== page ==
If you are on a KCL campus, Residence or walking through/near campus public spaces and have immediate concerns for your personal safety, head to our nearest 24/7 King’s security reception or call the 24/7 security number on 020 7848 8661 (ext. 88661) – we will help you or wait with you until the police arrive. Additionally, on Guy’s Campus, there are two help points where you can call for assistance.
Student ID – make sure you are wearing your ID on campus. However you may wish to consider taking your ID off when you leave campus.
Our campuses: Keeping your belongings secure
Studying alongside a large community at King’s will mean sharing a wide range of public facilities on campus, such as the library, or a classroom.
So that you can always keep your belongings secure, remember to:
- Not leave your belongings unattended when using a shared space.
- Keep items of value out of sight of others using the space.
- Try not to leave your items in any of the Libraries on campus unattended for longer than 30 minutes. Belongings can be removed by Library Staff to free up study space for other students.
- Only store your bicycle at one of the dedicated storage facilities on campus and secure this with a padlock. All 5 of our campuses have specific guidance on how to safely secure your bike.
- Bicycles can also be security marked and registered at BikeRegister.
To help keep students safe, residences all over campus are closely monitored by Closed-Circuit Television Camera’s (CCTV). Students living on campus can help keep each other safe by:
- Reporting suspicious activity to their reception in their residence in the first instance. For more information on how to contact each reception, take a look at the full list of Residences at King's.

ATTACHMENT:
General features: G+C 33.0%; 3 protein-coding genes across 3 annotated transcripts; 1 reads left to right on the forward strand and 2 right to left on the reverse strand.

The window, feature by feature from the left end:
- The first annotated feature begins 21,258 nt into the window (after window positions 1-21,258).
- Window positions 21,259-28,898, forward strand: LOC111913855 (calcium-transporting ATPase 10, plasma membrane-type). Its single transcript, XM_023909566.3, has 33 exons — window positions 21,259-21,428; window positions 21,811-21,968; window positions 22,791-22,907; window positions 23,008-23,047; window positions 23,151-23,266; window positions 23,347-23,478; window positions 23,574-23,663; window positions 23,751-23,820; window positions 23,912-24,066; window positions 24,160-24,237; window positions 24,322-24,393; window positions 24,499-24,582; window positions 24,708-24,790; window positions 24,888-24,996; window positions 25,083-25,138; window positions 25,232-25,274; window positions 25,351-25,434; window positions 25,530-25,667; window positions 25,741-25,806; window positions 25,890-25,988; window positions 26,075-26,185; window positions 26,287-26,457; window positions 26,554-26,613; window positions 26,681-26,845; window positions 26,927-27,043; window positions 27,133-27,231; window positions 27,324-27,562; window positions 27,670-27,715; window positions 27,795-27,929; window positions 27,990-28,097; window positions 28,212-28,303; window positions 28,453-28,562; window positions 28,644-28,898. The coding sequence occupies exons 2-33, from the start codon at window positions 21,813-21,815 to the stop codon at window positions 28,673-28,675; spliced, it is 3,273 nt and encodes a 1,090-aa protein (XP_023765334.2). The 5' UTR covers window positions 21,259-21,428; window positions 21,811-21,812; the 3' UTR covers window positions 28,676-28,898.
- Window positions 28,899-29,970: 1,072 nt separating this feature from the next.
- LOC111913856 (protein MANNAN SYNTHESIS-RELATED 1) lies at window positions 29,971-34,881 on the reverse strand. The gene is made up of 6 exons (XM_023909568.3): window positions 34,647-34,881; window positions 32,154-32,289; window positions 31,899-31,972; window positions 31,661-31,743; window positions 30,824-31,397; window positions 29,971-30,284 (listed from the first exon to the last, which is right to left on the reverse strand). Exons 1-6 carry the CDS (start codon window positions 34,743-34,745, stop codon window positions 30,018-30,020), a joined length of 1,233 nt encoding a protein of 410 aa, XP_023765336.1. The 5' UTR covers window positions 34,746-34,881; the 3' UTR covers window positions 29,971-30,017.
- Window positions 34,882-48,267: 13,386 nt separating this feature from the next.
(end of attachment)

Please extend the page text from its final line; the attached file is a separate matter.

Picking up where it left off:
- Contacting a Residence Welfare Lead if you have any issues with living with your flatmates.
- Visiting or getting in touch with the Security Team to report an out-of-hours maintenance issue or any security concerns on campus. Each campus has its own office and dedicated security team.
- Reporting an emergency to the Police if this is out of hours and Residence can't provide assistance.
- Filling in a Student of Concern form, if you are concerned about the welfare of another student.
- Approaching the Students' Union's independent advice service, KCLSU Advice for free, confidential and impartial advice for anything that may have affected your studies.
Health & Safety services provide information on all the ways we work to protect your safety, and how you can look after yourself and your friends. You can also self-enrol on a Health and Safety Student Induction KEATS module, which covers the different aspects of campus health and safety.
Important to know:
Do not let others follow you into buildings without the other person using their own KCL card to gain entry.
If you witness someone entering a King's property who appears to have deliberately avoided using their KCL card, please contact your security team on campus or residency staff in the first instance.
If you’re feeling concerned and anxious, we do encourage you to speak to someone, a friend or family member or one of our support services available to you.
Please refer to our support options in our article Top tips on managing your mental health & wellbeing.